- Many seniors love spending time gardening and tending to their yard. In apartments the lack of yard or garden space can be quite depressing for a retiree that is used to being outdoors. Renting a home would provide the gardening area desired. For home owners renting their property out, retirees may prove beneficial maintaining a well-tended and attractive property front.
Many retirees do not require large homes. They are purposefully down-sizing their lives for ease. This is profitable for both parties. Small houses are easier to maintain, property taxes are less because of the appraised value of a small home, it’s cheaper to heat and cool, easier to keep clean, and discourages additional tenants. It is for these reasons, that I am encouraging people to either purchase small homes and renovate for the purpose of renting to retirees or to buy lots and construct “tiny” houses. These are homes with a footprint less than 1000 sq feet which is about the size of a 2 bedroom apartment. Many small homes are comprised of even less than 600 sq ft.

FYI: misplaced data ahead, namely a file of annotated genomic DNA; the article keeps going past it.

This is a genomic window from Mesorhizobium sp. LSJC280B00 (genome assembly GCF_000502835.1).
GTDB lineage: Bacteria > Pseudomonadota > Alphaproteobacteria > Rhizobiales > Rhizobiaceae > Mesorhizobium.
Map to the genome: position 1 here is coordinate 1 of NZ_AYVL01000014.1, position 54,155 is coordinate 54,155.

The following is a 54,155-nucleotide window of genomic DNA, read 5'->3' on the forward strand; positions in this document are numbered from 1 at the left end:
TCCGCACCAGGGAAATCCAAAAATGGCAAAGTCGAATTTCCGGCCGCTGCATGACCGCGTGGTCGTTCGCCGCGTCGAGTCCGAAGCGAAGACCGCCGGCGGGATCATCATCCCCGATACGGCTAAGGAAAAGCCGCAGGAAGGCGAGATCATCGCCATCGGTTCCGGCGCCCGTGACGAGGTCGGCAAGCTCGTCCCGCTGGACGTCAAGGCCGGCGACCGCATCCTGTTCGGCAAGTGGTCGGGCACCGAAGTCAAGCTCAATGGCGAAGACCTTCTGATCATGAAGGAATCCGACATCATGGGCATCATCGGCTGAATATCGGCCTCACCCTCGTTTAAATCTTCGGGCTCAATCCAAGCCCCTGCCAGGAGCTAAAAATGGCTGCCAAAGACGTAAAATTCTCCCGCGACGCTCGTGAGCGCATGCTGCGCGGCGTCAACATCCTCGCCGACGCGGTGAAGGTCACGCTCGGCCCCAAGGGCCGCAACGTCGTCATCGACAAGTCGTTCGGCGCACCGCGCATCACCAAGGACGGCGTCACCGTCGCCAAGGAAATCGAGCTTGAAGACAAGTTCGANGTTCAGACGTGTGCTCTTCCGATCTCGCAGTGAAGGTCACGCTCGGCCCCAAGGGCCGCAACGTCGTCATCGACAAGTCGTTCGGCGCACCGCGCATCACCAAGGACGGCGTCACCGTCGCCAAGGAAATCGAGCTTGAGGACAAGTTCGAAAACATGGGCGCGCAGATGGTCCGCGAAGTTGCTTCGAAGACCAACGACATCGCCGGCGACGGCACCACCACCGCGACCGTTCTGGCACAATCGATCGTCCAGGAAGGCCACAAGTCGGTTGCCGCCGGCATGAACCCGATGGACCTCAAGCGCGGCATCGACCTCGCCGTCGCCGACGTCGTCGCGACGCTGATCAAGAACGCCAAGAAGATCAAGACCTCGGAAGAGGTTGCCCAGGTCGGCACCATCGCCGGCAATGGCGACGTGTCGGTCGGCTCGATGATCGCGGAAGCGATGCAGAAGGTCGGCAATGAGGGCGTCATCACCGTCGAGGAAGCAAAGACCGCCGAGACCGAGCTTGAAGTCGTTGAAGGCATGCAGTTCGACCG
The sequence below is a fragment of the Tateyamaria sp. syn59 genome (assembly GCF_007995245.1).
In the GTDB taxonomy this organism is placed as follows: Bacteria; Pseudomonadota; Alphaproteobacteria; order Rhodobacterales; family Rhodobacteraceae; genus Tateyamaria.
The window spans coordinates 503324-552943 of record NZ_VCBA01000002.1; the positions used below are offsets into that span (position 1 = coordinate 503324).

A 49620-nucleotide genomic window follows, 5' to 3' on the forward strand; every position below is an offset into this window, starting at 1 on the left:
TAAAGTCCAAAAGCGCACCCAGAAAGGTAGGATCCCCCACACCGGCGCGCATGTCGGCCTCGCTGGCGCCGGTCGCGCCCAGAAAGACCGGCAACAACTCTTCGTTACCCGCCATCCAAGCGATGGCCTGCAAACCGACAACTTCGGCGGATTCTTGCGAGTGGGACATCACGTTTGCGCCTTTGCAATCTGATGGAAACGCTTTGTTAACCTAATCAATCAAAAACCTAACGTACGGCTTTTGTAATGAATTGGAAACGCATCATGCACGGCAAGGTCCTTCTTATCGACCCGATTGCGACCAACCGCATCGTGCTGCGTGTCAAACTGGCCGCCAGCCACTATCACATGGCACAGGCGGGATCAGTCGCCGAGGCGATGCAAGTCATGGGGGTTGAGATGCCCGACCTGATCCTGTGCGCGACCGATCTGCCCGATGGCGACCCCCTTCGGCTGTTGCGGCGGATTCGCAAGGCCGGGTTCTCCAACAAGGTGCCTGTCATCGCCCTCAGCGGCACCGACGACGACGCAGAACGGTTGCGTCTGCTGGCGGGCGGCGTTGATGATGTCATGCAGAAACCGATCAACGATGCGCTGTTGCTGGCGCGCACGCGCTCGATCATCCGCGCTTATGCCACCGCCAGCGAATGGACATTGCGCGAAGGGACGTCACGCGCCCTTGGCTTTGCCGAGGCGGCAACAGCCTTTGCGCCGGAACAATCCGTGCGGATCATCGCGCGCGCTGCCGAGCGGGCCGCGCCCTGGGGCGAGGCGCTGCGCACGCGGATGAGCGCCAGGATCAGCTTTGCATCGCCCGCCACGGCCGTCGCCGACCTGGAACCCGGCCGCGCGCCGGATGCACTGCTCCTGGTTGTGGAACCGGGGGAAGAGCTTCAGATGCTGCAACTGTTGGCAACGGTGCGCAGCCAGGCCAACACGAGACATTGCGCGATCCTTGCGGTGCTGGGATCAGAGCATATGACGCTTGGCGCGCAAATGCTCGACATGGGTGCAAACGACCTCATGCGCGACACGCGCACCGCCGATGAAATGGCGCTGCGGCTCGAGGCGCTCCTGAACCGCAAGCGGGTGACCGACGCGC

With the Green Acres Wind Farm to bring in 30+ people and hire a possible 100, the hospital’s remodel possibly bring 25+ workers for an estimated year, and the oil and gas exploration that is being done on the North and South East side of the county… We stand to house about 125 people. Not all these are actually temporary and we should really look at none of them like that. These are potential residents. Potential residents want a home. Temporary residents want a good RV location. With one option we encourage growth through engaging in community type activity like living in a neighborhood, kids playing together in the yard, mowing your grass, etc. With the other we offer a place to come and go quickly. While having this available to temporary workers is important, we should be more concerned with adding them to our community.
Not be overlooked are the current citizens that either rent or live in one of the housing developments. I believe that in all of us is the desire to progress whether it be in work, life, or in our surroundings. If more affordable, well-kept rental properties were available, it is my opinion that these citizens would feel encouraged to acquire new housing. Especially those interested in small homes where efficiency and modern ideas are available.